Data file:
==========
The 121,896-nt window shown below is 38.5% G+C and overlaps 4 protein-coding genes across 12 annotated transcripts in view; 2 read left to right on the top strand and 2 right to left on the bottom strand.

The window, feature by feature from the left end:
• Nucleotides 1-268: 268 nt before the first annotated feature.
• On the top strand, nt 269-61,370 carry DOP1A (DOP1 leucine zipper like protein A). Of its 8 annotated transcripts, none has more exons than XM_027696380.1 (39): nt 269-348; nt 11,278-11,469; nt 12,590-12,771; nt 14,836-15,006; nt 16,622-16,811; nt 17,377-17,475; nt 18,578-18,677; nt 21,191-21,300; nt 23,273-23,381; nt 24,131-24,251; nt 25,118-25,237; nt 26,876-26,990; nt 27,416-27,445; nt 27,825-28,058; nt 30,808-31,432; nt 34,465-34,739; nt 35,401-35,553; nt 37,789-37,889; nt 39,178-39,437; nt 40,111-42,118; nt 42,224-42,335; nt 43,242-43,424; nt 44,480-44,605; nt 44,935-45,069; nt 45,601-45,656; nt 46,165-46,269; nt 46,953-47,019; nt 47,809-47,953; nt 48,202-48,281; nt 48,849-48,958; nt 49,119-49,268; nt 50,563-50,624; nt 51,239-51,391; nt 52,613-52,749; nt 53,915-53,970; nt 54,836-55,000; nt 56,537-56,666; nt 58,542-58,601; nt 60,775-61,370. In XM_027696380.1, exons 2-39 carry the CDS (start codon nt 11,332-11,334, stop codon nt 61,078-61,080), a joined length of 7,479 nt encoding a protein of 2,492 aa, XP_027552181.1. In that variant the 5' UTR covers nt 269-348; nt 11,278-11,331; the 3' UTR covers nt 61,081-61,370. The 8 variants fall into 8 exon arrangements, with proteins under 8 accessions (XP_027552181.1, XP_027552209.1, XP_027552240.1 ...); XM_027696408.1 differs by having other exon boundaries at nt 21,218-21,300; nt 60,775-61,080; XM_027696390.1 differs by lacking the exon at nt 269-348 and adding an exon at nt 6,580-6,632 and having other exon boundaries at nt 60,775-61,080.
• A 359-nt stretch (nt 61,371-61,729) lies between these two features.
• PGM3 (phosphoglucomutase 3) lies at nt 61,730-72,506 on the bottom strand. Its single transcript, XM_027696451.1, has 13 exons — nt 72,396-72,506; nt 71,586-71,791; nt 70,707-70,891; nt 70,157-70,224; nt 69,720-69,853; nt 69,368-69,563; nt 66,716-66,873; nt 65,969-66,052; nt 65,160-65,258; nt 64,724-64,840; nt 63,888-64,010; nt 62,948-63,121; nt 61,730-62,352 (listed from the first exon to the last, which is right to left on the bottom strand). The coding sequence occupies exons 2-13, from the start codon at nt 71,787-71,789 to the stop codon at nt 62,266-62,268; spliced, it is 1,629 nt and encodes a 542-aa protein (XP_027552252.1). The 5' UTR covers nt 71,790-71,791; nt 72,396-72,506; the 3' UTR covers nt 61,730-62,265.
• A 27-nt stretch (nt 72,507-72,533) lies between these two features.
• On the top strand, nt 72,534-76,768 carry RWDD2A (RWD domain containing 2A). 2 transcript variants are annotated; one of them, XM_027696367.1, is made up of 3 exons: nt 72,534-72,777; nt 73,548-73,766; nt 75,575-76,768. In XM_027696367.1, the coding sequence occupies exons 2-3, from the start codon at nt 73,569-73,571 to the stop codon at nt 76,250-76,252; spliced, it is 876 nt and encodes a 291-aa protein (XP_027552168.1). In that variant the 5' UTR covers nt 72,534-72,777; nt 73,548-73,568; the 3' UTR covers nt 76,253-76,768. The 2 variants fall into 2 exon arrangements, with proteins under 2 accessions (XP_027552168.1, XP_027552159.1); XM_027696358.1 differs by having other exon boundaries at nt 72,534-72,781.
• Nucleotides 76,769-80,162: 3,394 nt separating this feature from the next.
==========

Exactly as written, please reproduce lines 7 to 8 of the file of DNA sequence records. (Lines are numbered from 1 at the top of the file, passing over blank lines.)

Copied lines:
• A 27-nt stretch (nt 72,507-72,533) lies between these two features.
• On the top strand, nt 72,534-76,768 carry RWDD2A (RWD domain containing 2A). 2 transcript variants are annotated; one of them, XM_027696367.1, is made up of 3 exons: nt 72,534-72,777; nt 73,548-73,766; nt 75,575-76,768. In XM_027696367.1, the coding sequence occupies exons 2-3, from the start codon at nt 73,569-73,571 to the stop codon at nt 76,250-76,252; spliced, it is 876 nt and encodes a 291-aa protein (XP_027552168.1). In that variant the 5' UTR covers nt 72,534-72,777; nt 73,548-73,568; the 3' UTR covers nt 76,253-76,768. The 2 variants fall into 2 exon arrangements, with proteins under 2 accessions (XP_027552168.1, XP_027552159.1); XM_027696358.1 differs by having other exon boundaries at nt 72,534-72,781.